* Engage in consistent, light to moderate-intensity physical work outs. Engaging in consistent, moderate-intensity exercise benefits smoking cessation in more ways than one; it eases nicotine withdrawal symptoms, boosts metabolism, relieves stress and boredom, makes smoking detestable, helps reduce the chances of relapsing after quitting, etc.
You may not believe it but moderate exercise, such as a walk during lunch, will actually decrease your appetite, because as you exercise fat breaks down and enters your bloodstream. The extra muscle mass you gain by exercising will also help increase your metabolism, not to mention that exercise helps you deal with stress, boredom, and tension.
It would really help if you get into the exercise mode before you quit smoking. Try to also exercise consistently and moderately after consulting a medical doctor.
* Avoid alcohol and limit snacking.
Alcohol enhances the taste of cigarette and chances are, if you drink, you’ll smoke, so, avoid alcohol at all costs. Healthy snacking would help you get over cigarette cravings but try and limit it. Too much of every good thing is bad.
* Eliminate that oral addiction. Experts suggest chewing carrots, celery, sugar-free gum or candies, or playing with a straw or toothpick, just to satisfy the habit of holding something which you have cultivated as a result of smoking.
* Eat smaller, more frequent meals to boost your metabolism and avoid getting so hungry that you eat too much.
* Overpower your smoking triggers. Think about what triggers your desire to smoke and when you usually smoke and plan what you’ll do instead. Decide this in advance; a sort of planning for the evil day. For example, if you always smoke a cigarette while having coffee, plan to have something else on hand. If you also find that you smoke after a great meal, get up and start moving right away – do the dishes, take a walk, or brush your teeth. Just make sure you do something…anything to keep you from falling to the temptation to smoke.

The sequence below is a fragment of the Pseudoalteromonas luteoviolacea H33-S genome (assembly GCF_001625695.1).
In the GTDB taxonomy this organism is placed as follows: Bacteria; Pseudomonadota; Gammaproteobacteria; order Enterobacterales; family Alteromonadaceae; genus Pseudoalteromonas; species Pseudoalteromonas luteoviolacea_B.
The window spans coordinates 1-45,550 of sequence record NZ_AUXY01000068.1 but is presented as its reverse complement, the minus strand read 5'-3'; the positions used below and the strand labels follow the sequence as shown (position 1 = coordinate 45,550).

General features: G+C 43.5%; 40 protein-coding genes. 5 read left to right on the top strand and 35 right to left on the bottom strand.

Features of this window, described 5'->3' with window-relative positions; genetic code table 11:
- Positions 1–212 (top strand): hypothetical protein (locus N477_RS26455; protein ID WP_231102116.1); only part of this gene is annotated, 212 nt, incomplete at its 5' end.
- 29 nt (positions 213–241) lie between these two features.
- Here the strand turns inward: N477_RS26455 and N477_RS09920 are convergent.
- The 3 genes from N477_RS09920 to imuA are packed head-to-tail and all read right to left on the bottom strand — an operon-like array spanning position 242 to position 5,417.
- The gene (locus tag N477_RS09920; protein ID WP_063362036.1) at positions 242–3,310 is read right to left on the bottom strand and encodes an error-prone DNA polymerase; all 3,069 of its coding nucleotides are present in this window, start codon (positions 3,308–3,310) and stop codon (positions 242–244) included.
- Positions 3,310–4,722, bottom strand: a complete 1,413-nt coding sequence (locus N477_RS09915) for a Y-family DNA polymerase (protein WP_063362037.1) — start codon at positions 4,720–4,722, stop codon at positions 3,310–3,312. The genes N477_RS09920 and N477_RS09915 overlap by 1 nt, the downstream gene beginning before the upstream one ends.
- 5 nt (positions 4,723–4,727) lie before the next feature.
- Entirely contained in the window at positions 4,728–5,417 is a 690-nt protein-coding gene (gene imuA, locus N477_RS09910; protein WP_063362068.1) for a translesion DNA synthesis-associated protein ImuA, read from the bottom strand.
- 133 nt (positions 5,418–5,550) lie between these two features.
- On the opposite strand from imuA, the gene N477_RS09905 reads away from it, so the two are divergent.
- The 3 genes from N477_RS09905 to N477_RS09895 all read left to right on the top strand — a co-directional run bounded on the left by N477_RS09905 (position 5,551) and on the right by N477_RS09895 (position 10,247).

If you find that not smoking makes you eat more at meal times, gulp a glass of water before and during the meal. It makes you full. Also, chew your food well, eat slowly, and concentrate on how much better food tastes now.
* Eat high-protein, high-fiber foods because they fill up your stomach more (and because they’re best for you). Fruits and vegetables also help quit smoking. Consume five servings daily. Following a well-balanced, healthy diet will assist you keep your weight under check while quitting. But, if you consume a candy bar each time you desire a cigarette, you will add weight; too much weight, as a matter of fact. Eating a low-calorie diet with plenty of fruits, vegetables, and whole grains, and engaging in exercise, will certainly prove effective in watching and keeping your weight under check.
* Don’t use any medication to control your weight while quitting. Relying on nicotine replacement therapy or smoking cessation drugs to maintain your weight while quitting is inadvisable. The issue of weight gain during cessation can be erratic and short-term. It’s better to wait and see if your weight returns to normal after a while. Also be wary of programs that promise you can drop off cigarettes without gaining weight. They’re probably too good to be true.
* Consider getting professional advice about weight control. After reading this, if you still feel the need to talk to a professional because your weight problem is getting out of hand, please go out there and consult.
These tips for avoiding weight gain after quitting will work, no matter the situation. Engage them for a testimony today!